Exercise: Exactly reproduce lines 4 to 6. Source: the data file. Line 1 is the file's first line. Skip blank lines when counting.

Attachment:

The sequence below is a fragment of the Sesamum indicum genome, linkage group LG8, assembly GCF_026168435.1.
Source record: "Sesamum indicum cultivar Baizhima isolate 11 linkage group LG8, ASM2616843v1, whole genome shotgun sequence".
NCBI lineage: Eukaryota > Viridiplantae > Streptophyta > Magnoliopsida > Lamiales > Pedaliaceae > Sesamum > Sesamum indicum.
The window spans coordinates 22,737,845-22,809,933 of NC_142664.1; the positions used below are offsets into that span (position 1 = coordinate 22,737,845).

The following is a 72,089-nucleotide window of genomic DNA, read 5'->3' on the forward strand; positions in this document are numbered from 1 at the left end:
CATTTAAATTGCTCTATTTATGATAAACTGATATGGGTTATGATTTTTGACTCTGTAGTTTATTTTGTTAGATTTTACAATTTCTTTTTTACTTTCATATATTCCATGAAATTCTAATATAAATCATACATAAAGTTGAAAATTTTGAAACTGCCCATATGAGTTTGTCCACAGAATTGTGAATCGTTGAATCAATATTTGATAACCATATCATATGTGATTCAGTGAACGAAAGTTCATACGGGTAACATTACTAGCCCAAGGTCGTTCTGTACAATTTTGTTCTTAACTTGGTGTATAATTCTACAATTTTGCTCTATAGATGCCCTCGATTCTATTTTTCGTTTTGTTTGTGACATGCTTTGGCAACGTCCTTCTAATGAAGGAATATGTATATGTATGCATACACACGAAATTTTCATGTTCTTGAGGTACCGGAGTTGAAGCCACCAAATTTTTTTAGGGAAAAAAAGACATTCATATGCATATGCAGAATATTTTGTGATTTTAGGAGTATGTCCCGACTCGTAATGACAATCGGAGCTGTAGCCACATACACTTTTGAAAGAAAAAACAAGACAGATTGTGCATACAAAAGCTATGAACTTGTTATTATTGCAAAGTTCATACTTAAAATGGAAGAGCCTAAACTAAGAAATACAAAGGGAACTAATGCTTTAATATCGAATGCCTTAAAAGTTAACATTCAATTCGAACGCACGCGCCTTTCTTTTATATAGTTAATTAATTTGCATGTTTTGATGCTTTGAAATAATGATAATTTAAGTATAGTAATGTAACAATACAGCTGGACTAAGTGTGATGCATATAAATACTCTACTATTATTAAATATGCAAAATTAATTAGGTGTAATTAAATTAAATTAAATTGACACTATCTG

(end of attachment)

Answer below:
The window spans coordinates 22,737,845-22,809,933 of NC_142664.1; the positions used below are offsets into that span (position 1 = coordinate 22,737,845).

The following is a 72,089-nucleotide window of genomic DNA, read 5'->3' on the forward strand; positions in this document are numbered from 1 at the left end:
CATTTAAATTGCTCTATTTATGATAAACTGATATGGGTTATGATTTTTGACTCTGTAGTTTATTTTGTTAGATTTTACAATTTCTTTTTTACTTTCATATATTCCATGAAATTCTAATATAAATCATACATAAAGTTGAAAATTTTGAAACTGCCCATATGAGTTTGTCCACAGAATTGTGAATCGTTGAATCAATATTTGATAACCATATCATATGTGATTCAGTGAACGAAAGTTCATACGGGTAACATTACTAGCCCAAGGTCGTTCTGTACAATTTTGTTCTTAACTTGGTGTATAATTCTACAATTTTGCTCTATAGATGCCCTCGATTCTATTTTTCGTTTTGTTTGTGACATGCTTTGGCAACGTCCTTCTAATGAAGGAATATGTATATGTATGCATACACACGAAATTTTCATGTTCTTGAGGTACCGGAGTTGAAGCCACCAAATTTTTTTAGGGAAAAAAAGACATTCATATGCATATGCAGAATATTTTGTGATTTTAGGAGTATGTCCCGACTCGTAATGACAATCGGAGCTGTAGCCACATACACTTTTGAAAGAAAAAACAAGACAGATTGTGCATACAAAAGCTATGAACTTGTTATTATTGCAAAGTTCATACTTAAAATGGAAGAGCCTAAACTAAGAAATACAAAGGGAACTAATGCTTTAATATCGAATGCCTTAAAAGTTAACATTCAATTCGAACGCACGCGCCTTTCTTTTATATAGTTAATTAATTTGCATGTTTTGATGCTTTGAAATAATGATAATTTAAGTATAGTAATGTAACAATACAGCTGGACTAAGTGTGATGCATATAAATACTCTACTATTATTAAATATGCAAAATTAATTAGGTGTAATTAAATTAAATTAAATTGACACTATCTG